Equity & Diversity

Landmark Equity Study Turns 50

By Sarah D. Sparks — July 19, 2016 3 min read
James McPartland

This month marks the 50th anniversary of the release of the report “Equality of Educational Opportunity.” The study came to be known as the Coleman report after its lead author, University of Chicago sociologist James S. Coleman. And it changed the debate on how schools, families, and communities affect student learning.

Johns Hopkins University researcher James McPartland, the study’s only living co-author, talked with Education Week Assistant Editor Sarah D. Sparks earlier this month about the report’s legacy. The transcript of their conversation has been edited for clarity and brevity.

The study came out in the heat of desegregation efforts. What lessons do your findings then have for the school diversity discussions today?

McPartland: There really was a great distinction for both black and white kids of their test scores and their racial attitudes by the [percentage of white students] in their class. The more desegregated [the class], the higher the test scores for both blacks and whites and the more accepting were their racial attitudes.

See Also

Watch the entire conversation with James McPartland.

Educational Equality and the Landmark Coleman Report: A Video Q&A

One of the big findings of Coleman was, of course, climate, the school environment of fellow students. That was more important than the quality of the teachers and facilities [in influencing student achievement]. I am a desegregation advocate. A parent should be able to consider that diversity is part of learning, growing up. It will benefit in the long run. It will not hurt the test scores. Parents should have more information to evaluate [the benefits of diversity] as an element of their school choice.

What have people most often misunderstood about the report?

McPartland: I think it’s overstated the weakness of schools. Only about 15 percent of the total variance [in achievement] was due to schools. The reason: There was very little variation in the schools [at the time]. They were all having similar effects, not weak effects. There was kind of a move [after Coleman] into research and development, inventing new school models and then evaluating them so we could see the potential of a school that was really created to have an impact on lower-class kids.

Lawyers George E.C. Hayes, left, Thurgood Marshall, center, and James M. Nabrit led the 1954 court fight to desegregate schools. Twelve years later, the Coleman study found segregation was still an issue.

Today’s debates on the role of mindset and motivation in learning were foreshadowed in the findings, weren’t they?

McPartland: We call it control of environment, a sense of utility. Do my actions count? Can I change my life or am I just a billiard ball in the social forces of the world? It turned out that was a big black-white student difference. Black kids really felt more futile and [that] life is more luck than effort. That also has become a part of reform. I think that is another consequence of the Coleman [report]. It was not a matter of self-esteem, it was a matter of feeling in control of your future. How can you build that into a school experience? I think that was an overlooked finding for a while.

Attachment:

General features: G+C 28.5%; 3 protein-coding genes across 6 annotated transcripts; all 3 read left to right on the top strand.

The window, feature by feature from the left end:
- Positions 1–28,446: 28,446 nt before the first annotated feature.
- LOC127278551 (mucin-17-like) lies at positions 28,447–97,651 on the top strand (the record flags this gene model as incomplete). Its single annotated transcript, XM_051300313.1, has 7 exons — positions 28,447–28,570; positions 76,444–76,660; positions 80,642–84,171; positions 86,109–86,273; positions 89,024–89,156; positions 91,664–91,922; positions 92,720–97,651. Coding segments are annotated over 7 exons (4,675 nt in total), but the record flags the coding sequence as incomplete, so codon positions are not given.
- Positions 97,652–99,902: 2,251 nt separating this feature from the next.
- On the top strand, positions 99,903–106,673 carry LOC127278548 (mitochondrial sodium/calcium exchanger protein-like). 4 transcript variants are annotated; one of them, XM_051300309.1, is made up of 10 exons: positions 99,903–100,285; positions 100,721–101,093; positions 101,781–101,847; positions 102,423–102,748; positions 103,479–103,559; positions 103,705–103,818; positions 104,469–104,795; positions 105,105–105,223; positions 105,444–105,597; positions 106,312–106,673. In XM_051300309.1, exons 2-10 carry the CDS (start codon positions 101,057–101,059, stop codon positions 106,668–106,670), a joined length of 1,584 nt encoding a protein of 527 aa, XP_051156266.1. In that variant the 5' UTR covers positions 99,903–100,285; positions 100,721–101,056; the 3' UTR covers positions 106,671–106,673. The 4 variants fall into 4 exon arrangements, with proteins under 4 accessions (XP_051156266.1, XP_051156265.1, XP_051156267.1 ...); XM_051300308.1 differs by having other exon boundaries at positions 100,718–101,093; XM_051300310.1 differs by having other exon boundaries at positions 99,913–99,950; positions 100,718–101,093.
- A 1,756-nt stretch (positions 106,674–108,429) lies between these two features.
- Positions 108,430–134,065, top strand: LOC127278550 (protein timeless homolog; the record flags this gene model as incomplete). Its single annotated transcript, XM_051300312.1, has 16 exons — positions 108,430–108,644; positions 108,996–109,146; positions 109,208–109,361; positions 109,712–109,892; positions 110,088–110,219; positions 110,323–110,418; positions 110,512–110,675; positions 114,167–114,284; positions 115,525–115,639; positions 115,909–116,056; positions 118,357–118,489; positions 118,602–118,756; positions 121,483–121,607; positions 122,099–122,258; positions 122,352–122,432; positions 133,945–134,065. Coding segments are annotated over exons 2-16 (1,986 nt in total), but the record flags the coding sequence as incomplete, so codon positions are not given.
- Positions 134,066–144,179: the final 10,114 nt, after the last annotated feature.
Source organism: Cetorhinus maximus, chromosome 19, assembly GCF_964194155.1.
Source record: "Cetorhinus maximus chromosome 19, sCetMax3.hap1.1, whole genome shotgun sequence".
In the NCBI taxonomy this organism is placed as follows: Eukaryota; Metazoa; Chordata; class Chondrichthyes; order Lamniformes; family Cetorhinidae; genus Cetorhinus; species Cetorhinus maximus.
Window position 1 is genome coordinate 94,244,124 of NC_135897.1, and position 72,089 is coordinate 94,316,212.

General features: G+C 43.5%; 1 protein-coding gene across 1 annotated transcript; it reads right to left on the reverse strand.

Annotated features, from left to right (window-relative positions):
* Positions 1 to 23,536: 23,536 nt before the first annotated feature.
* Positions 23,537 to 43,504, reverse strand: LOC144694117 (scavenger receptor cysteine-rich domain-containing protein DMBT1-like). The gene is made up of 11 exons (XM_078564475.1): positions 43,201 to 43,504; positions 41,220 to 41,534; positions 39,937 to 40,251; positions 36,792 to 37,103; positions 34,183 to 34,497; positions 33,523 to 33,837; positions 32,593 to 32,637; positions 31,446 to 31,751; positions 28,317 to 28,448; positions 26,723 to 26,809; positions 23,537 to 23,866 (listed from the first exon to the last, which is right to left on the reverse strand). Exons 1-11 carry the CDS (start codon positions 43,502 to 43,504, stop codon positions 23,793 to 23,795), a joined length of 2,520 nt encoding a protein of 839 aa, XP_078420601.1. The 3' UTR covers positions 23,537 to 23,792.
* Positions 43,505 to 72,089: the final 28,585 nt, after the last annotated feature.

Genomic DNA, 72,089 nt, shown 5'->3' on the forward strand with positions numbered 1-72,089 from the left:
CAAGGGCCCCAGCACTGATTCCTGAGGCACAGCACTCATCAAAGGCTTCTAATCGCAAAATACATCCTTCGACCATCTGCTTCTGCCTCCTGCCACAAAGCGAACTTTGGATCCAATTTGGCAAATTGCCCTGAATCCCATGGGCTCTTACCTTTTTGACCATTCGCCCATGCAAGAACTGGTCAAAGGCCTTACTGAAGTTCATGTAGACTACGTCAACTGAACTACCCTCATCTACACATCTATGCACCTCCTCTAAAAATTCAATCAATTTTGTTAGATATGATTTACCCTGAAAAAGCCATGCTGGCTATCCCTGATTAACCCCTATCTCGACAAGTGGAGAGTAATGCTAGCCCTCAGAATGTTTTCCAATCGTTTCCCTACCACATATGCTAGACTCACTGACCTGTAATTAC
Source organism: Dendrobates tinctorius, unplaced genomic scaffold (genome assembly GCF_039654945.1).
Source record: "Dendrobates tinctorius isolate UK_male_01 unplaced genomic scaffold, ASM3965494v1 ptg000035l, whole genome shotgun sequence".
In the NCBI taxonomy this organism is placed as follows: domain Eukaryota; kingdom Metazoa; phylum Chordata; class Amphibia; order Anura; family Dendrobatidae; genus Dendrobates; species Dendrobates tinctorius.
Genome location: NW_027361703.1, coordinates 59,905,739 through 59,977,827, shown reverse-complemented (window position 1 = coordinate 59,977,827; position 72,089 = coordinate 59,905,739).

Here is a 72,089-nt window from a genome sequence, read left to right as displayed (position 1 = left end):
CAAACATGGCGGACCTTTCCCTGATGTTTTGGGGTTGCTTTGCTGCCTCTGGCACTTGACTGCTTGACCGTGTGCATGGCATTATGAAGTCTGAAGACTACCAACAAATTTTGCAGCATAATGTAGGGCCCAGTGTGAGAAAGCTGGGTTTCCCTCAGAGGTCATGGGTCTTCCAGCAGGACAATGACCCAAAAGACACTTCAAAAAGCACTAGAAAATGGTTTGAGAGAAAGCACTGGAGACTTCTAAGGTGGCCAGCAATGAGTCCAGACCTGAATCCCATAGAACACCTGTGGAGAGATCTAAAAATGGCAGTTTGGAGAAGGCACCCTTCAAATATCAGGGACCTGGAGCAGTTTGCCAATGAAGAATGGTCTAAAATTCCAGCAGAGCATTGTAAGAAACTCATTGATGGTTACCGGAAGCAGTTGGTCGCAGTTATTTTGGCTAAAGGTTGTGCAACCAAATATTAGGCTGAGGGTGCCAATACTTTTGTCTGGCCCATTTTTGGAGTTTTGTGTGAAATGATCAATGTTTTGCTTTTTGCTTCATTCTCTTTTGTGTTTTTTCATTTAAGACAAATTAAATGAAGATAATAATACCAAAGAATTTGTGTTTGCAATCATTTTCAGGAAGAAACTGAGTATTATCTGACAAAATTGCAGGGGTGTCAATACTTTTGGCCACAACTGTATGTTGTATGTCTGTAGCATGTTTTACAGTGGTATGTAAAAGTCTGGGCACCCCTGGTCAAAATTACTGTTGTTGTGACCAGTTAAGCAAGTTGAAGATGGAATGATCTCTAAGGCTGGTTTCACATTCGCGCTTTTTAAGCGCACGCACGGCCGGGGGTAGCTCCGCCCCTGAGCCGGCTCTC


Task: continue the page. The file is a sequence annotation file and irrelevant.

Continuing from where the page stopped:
What has the study shown about teachers’ role in learning?

McPartland: We did give teachers a test—voluntary, not timed or anything, just fill out the questionnaire. It was hardly a precise measure of knowledge or teaching ability. Teacher quality was measured by this silly little 20-item test. It was the most important teacher variable as I recall, which seemed to say you want the best teachers. You want a well-trained, intellectual presence in the classroom.

[In the findings, there] was very little on instruction. How do you teach reading comprehension? How do you teach math problem-solving? All those nitty-gritty details of how you engage a kid’s mind and energies in a classroom. We really did not touch that at all. It was more about things you would spend money on.

This was a huge undertaking—a study of more than 650,000 students in districts nationwide and one of the first educational equity studies. Were there any times you worried it wouldn’t come together?

McPartland: The whole sample was in this box—all of the cards, addresses, everything. [Once, colleague Bob York and I] hop on the train out of Washington on our way to Princeton with my box of the whole sample. We said, “Let’s go to the bar [car] and have a drink.” I left the box on the seat. We go back. The whole Coleman study is gone.

It is a true story. I only told Coleman the story years later.

The car has been [decoupled], it is on its way to Harrisburg [Pa.]. I got off at Philadelphia and went to the station master and said, “I am with the federal government; you have got to stop that train.” Somehow, they found the train. They found the box, and they took the box off at the Harrisburg station. I rented a car, got it back to Princeton by our 9 a.m. meeting. No one ever knew the difference.

A version of this article appeared in the July 20, 2016 edition of Education Week as Landmark Equity Study Turns 50


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